The Gazini Players are proud to present For your Edification and Enjoyment Tales of great Joy, and of great Woe Ten years ago, Mina's beloved older brother disappeared with a troupe of travelling players, and was never heard from again. On the eve of Mina's own departure with a troupe, her father tells her she has a special gift for story telling, a gift he silenced years before in fear of her ability to call visions into being with her stories. Mina soon discovers that the travelling players draw their powers from a mysterious place called Tarya, where dreams are transformed into reality. While trying to solve the mystery of her brother's disappearance, she discovers a dark secret to the players' onstage antics. Torn between finding her brother or exposing the truth about the players, could her gifts as a story teller offer a way to solve Harlequin's riddle?
- Paperback | 312 pages
- 140 x 216 x 17mm | 399.16g
- 12 Jun 2017
- Odyssey Books
- Fyshwick, ACT, Australia
Woven from shining threads of history, myth and the Commedia dell' Arte, Harlequin's Riddle memorably explores the magic of creativity and the power of story against the background of an intriguing and vividly realised world. -- Sophie Masson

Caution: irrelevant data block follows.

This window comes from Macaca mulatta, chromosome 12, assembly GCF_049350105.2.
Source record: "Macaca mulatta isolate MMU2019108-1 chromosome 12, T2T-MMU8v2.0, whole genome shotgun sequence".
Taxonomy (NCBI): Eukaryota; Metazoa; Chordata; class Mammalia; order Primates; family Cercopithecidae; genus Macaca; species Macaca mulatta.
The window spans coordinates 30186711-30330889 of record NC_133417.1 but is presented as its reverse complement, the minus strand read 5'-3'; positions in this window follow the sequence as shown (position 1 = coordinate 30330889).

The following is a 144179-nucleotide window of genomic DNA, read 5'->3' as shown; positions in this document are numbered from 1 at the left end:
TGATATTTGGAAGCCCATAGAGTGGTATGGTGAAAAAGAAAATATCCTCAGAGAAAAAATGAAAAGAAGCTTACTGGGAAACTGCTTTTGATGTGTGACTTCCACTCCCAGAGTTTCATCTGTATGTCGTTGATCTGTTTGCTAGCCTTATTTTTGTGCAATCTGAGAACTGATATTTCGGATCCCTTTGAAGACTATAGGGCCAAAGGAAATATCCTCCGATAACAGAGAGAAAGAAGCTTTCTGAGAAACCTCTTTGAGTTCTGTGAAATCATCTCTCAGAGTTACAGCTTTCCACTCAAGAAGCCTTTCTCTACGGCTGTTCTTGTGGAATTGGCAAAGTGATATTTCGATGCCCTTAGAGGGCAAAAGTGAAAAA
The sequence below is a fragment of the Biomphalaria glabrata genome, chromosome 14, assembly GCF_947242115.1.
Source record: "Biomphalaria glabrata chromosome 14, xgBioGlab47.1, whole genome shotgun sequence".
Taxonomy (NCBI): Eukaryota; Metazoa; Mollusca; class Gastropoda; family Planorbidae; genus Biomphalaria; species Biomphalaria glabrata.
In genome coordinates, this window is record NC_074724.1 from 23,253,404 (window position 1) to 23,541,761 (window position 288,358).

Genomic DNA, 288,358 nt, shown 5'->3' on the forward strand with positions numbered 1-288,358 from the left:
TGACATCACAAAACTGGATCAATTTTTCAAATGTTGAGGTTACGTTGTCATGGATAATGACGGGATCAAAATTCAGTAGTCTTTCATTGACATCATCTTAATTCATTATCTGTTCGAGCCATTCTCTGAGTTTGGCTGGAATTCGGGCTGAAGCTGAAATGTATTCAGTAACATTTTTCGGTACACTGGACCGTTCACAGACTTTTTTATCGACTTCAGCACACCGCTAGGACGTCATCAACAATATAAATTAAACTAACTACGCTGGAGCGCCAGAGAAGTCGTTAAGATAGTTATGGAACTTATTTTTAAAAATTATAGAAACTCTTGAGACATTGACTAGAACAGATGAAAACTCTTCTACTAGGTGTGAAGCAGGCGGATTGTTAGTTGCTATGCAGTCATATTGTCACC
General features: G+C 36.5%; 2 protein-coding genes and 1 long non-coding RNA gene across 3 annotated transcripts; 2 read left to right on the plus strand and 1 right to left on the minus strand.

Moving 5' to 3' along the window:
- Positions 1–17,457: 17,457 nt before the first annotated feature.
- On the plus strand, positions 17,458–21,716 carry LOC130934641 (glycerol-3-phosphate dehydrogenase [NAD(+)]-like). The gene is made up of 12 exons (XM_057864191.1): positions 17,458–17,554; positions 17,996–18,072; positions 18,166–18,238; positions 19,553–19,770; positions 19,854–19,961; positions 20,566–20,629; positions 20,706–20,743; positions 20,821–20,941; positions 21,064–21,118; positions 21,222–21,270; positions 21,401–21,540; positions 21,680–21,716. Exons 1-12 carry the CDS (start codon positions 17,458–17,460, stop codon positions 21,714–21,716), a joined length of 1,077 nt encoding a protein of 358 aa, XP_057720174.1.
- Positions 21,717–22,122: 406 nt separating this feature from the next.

About Rachel Nightingale
Rachel Nightingale has been writing since the age of eight (early works are safely hidden away). Harlequin's Riddle is her first novel. Rachel holds a Masters degree and PhD in Creative Writing. Her short stories have been selected several times for exhibition as part of the Cancer Council Arts awards, and winning the Mercury Short Story competition (junior section) at the age of 16 only fueled her desire to share her stories with the world. One of her plays, No Sequel, won the People's Choice Award and First Prize at the Eltham Little Theatre's 10 Minute Play competition in 2014, while another, Crime Fiction, was performed at Short and Sweet Manila in 2016. Her second passion after writing is the theatre, and she has been performing in shows and working backstage for a rather long time. She co-wrote and performed in the 2013-2015 version of the hugely popular Murder on the Puffing Billy Express, a 1920s murder mystery set on the iconic Dandenong Ranges train. The inspiration for the Tarya trilogy, which begins with Harlequin's Riddle, began when she read a quote by Broadway actor Alan Cumming about that in-between moment just before you step on stage and enter a different world, and began to wonder what you might find in that place between worlds.